How to Boost Your Landscape Images using Photoshop and Aurora HDR 2018 – Example: The Incredible
Welcome back! Today I will take you with me to one of the most amazing places that I have ever seen – The Giants Causeway in Ireland. You will see it at the beginning of the video, but the stone formations that you can find there are absolutely unreal. I am still wondering how this can be a thing to be honest haha.
Now, as I came home with something like 40 GB worth of images, I am finally digging through to filter out the ones that I really like – which leads us to today’s image processing tutorial. We will use Aurora HDR 2018 as well as Photoshop CC to pimp a shot from the Giants Causeway by enhancing and adding sunset colours, fixing the lighting situation a little and giving the image an overall crisp and contrasty look. Let’s go and boost that landscape image!
And here is the original (0 exposure):
Step One: Create an HDR Image in Aurora HDR 2018 (2:30 min)
The reason for us having to use two softwares is the use of a technique called HDR Photography. In such, you take 3 (or more or less) shots with different exposures and combine them later to get an evenly exposed image. You can do this combination with many softwares such as Photomatix, Lightroom, Photoshop itself – but I am a massive fan of MacPhun and Aurora HDR so I will use this one in this tutorial. Keep in mind that you can use any other HDR software out there if you feel like – I will just show you what I did 🙂 For the Aurora HDR creation part, head to the video to get a better idea as I really just moved some sliders along which would be difficult to describe here.
Step Two: Darken the Edges of the Image in Photoshop (7:00 min)
When the image came out of Aurora HDR, it looked great already but had edges were a little bight. To get a better feeling of the image for further processing, I decided to fix this first.
Creating a dark edge in Photoshop is easy. First, I created a Curve Adjustment layer where I dragged the curve downwards. This darkens the whole image, so the next thing was to use a layer mask and a nice soft white brush to paint the darkness into the image. I did this a couple of times dur9ing the editing process, whenever I realised that the image is still too bright.
Step Three: Create Sunset Colours in Photoshop (9:00 min)
If you know my work, you might have seen quite often that I create my own sunsets. This happens sometimes more and sometimes less drastic, but in this case, I needed (well, wanted) to add some nice sunset colours into the sky using Photoshop.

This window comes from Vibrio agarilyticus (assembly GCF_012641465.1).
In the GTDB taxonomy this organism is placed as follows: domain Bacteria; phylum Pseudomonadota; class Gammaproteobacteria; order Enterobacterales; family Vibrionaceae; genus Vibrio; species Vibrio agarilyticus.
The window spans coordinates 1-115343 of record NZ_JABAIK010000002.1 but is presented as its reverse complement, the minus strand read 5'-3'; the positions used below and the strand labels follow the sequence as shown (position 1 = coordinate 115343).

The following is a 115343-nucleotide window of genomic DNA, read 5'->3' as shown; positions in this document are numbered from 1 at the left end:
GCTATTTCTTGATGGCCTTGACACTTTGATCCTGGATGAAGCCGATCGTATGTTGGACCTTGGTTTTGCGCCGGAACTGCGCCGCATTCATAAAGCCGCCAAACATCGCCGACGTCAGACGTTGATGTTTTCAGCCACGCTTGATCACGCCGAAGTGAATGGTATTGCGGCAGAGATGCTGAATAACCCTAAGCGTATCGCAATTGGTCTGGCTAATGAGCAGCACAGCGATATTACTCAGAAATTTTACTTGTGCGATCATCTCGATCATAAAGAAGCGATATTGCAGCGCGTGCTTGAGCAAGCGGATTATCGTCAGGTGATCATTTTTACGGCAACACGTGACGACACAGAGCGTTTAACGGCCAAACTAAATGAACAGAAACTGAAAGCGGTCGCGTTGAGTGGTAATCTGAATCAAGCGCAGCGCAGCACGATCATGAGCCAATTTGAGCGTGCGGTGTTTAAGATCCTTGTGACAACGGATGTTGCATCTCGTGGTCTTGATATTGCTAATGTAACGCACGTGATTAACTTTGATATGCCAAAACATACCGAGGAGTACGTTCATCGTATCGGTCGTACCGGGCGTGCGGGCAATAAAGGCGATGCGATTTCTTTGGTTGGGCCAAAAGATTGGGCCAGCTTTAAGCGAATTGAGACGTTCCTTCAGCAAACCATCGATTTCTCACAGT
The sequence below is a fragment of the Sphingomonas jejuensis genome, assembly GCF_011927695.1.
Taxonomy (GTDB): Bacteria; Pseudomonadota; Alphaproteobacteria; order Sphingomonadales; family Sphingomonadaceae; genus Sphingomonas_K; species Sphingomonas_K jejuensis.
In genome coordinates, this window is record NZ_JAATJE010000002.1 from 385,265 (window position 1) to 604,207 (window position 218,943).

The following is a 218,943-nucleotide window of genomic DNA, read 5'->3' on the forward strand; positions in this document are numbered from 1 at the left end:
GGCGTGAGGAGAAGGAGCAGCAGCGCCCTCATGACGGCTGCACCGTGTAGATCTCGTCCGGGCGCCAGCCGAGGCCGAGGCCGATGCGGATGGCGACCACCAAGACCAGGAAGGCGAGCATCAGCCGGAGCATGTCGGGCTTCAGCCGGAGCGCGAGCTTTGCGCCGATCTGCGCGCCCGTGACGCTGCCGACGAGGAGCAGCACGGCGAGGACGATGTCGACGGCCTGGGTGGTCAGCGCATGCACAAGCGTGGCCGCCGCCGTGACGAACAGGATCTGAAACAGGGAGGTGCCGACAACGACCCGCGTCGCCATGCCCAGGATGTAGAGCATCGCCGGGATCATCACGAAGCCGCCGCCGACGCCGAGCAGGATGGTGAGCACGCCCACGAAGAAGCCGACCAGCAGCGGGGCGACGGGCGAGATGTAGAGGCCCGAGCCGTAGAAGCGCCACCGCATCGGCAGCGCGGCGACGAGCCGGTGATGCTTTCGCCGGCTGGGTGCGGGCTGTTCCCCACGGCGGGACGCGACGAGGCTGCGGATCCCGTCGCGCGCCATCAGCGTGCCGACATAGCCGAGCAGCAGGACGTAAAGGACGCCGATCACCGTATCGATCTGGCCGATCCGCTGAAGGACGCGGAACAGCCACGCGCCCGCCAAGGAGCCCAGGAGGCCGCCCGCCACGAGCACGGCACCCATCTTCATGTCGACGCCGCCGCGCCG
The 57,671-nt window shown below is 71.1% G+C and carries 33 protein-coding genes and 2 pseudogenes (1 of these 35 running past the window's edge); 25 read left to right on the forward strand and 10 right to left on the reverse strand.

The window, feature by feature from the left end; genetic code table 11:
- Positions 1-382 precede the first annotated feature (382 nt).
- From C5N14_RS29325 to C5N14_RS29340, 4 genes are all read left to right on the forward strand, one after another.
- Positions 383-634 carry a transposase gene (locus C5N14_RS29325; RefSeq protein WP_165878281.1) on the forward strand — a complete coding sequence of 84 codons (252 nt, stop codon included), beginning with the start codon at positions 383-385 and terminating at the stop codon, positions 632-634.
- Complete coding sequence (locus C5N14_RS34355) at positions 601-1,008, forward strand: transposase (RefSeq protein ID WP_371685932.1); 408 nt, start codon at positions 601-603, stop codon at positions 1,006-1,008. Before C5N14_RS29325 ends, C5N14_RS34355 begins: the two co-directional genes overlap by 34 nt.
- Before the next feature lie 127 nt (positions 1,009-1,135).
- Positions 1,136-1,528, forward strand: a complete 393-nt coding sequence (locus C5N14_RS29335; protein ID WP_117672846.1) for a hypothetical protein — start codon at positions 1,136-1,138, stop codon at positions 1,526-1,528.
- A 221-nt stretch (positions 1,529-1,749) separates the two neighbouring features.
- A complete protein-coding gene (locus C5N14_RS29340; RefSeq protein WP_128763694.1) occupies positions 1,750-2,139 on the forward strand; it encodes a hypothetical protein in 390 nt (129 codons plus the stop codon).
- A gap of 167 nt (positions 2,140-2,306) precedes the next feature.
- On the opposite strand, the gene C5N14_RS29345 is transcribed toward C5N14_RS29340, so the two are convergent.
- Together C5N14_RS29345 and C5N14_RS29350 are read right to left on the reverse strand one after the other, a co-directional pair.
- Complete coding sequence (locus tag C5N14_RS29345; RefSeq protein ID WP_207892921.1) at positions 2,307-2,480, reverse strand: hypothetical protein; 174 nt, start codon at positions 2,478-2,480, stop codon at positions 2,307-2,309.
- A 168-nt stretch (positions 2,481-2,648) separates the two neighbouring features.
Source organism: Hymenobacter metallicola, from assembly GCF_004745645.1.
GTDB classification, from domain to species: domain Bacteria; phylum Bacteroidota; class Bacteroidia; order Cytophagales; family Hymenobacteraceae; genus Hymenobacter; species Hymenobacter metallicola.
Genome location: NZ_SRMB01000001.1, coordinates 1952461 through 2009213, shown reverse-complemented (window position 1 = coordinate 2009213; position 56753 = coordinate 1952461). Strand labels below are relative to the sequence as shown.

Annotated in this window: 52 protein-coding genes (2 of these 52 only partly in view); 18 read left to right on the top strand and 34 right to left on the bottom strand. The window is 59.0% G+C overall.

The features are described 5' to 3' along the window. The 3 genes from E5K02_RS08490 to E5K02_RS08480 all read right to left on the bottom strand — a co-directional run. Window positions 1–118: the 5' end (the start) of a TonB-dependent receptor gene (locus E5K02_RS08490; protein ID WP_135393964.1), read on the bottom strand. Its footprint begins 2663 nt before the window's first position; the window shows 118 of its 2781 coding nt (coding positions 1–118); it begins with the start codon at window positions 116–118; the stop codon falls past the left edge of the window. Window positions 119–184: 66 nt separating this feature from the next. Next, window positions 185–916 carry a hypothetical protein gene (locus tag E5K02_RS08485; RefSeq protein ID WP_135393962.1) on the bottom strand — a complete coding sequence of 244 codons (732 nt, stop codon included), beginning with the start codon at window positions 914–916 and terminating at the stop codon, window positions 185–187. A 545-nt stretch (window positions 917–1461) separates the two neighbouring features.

For that, I first created a new layer (an empty one) and filled it with a nice orange. You can, of course, use any colour once you do this yourself. Once the colour was in, I changed the blending mode to soft light and used the Blend-If function to show the orange only in the mid tones. To get this done, just click on the layer twice and the blend-if will open up (check the video for details and my specific settings). Using a layer mask, I made sure that the effect os only visible on the top left of my image. I then intensified the colours a little using a Hue/Saturation layer as well as a curve, in which I darkened down the image.
I threw all these adjustments that were connected to the sunset colours into a separate folder and used a layer mask on the folder to paint the effect into the sky and parts of the foreground.
That was it, really! There were some little bits and bobs that I used as well, but they did not really have any significance for the image, especially not for the tutorial! In any case, I hope you enjoyed the use of Aurora HDR as well as Photoshop and this landscape tutorial 🙂
Remember, shortcuts make your life easier and can speed up your processing a lot! Here is what I used in this image and most of my landscape and outdoor Photoshop tutorials:
B for the brush
X to change foreground colours
V for the move tool
G for the bucket tool or the gradient tool
Shift Backspace to fill a layer mask with black or white
CMD J to duplicate a layer or a selection
CMD I to invert
CMD Alt Shift N to get a new layer
CMD Alt Shift E to get a stamp visible
On a Windows PC, just replace the CMD with Ctrl.
If you like my images, make sure to check out my portfolio!